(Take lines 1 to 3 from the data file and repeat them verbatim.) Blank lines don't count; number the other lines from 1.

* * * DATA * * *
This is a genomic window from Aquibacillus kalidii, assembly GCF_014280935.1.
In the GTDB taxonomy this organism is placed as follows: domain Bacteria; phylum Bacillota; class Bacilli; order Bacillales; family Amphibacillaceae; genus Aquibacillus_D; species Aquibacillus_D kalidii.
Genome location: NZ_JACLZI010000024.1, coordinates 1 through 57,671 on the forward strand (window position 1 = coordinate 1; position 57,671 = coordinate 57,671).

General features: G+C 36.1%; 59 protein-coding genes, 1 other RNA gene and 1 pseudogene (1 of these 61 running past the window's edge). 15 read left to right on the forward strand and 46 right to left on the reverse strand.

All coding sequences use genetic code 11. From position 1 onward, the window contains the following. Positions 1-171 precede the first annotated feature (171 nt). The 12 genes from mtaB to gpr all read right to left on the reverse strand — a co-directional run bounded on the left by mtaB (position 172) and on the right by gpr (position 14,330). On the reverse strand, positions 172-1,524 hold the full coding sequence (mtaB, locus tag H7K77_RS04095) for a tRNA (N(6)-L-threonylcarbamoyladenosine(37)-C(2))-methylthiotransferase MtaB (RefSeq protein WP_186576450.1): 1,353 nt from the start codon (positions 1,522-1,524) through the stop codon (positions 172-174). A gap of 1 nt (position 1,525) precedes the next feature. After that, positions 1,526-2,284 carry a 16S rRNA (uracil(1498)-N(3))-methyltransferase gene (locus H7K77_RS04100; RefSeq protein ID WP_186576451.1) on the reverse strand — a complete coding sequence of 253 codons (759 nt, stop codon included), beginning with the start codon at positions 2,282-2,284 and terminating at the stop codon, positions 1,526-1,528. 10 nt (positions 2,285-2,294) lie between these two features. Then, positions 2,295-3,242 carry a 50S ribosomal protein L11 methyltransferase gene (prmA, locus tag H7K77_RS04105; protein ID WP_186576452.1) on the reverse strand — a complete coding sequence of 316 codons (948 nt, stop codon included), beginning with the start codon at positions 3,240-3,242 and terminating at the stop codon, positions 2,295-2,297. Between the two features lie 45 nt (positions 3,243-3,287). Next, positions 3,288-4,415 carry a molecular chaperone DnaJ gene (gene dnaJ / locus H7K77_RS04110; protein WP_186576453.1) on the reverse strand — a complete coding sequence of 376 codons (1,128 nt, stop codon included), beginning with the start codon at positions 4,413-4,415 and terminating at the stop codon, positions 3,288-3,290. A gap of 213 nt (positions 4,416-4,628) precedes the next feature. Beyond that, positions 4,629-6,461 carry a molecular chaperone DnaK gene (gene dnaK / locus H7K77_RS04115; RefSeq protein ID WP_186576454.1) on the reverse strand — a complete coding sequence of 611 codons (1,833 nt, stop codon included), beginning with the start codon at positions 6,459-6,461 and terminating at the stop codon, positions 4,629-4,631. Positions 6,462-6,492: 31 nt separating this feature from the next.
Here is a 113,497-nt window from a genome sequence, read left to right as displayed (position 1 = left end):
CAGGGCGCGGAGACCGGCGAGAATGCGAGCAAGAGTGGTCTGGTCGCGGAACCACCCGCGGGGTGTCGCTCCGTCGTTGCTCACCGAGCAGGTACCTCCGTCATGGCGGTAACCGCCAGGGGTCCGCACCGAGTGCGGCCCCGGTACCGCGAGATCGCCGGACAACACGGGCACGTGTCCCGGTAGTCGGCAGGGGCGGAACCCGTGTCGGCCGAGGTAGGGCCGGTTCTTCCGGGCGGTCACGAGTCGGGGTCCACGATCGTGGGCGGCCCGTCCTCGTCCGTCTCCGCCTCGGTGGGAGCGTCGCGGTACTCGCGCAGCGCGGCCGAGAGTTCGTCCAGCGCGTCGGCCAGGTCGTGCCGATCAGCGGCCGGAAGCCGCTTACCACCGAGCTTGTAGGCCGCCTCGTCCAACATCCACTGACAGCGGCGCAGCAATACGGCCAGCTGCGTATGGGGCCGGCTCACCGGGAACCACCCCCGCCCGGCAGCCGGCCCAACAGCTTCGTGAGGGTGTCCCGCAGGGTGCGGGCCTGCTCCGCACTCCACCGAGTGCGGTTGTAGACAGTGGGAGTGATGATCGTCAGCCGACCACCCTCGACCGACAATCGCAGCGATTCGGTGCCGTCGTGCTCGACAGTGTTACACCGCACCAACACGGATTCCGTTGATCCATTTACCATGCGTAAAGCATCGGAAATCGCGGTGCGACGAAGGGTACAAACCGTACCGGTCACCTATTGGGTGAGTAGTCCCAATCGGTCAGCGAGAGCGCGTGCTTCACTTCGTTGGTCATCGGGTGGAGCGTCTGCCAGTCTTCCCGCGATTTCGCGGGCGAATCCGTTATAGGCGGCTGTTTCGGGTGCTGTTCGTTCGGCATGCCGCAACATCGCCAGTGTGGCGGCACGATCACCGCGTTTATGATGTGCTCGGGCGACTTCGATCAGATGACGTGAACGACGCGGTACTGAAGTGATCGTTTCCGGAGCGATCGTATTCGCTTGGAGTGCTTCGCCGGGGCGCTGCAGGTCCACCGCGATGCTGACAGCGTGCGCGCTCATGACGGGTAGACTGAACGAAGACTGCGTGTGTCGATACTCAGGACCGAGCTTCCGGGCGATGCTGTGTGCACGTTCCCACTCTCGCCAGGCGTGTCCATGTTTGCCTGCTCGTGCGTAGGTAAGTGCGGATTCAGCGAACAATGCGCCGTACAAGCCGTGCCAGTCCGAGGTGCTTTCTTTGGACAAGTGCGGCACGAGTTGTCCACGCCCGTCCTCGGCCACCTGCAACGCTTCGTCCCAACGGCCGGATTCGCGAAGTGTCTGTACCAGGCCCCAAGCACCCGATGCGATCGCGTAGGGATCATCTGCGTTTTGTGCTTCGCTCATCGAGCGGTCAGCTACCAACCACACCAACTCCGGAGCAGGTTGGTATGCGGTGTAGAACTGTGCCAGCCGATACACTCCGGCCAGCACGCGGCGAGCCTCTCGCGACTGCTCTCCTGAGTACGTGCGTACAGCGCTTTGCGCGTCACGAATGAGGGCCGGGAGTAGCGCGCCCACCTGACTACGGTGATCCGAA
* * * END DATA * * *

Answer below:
This is a genomic window from Aquibacillus kalidii, assembly GCF_014280935.1.
In the GTDB taxonomy this organism is placed as follows: domain Bacteria; phylum Bacillota; class Bacilli; order Bacillales; family Amphibacillaceae; genus Aquibacillus_D; species Aquibacillus_D kalidii.
Genome location: NZ_JACLZI010000024.1, coordinates 1 through 57,671 on the forward strand (window position 1 = coordinate 1; position 57,671 = coordinate 57,671).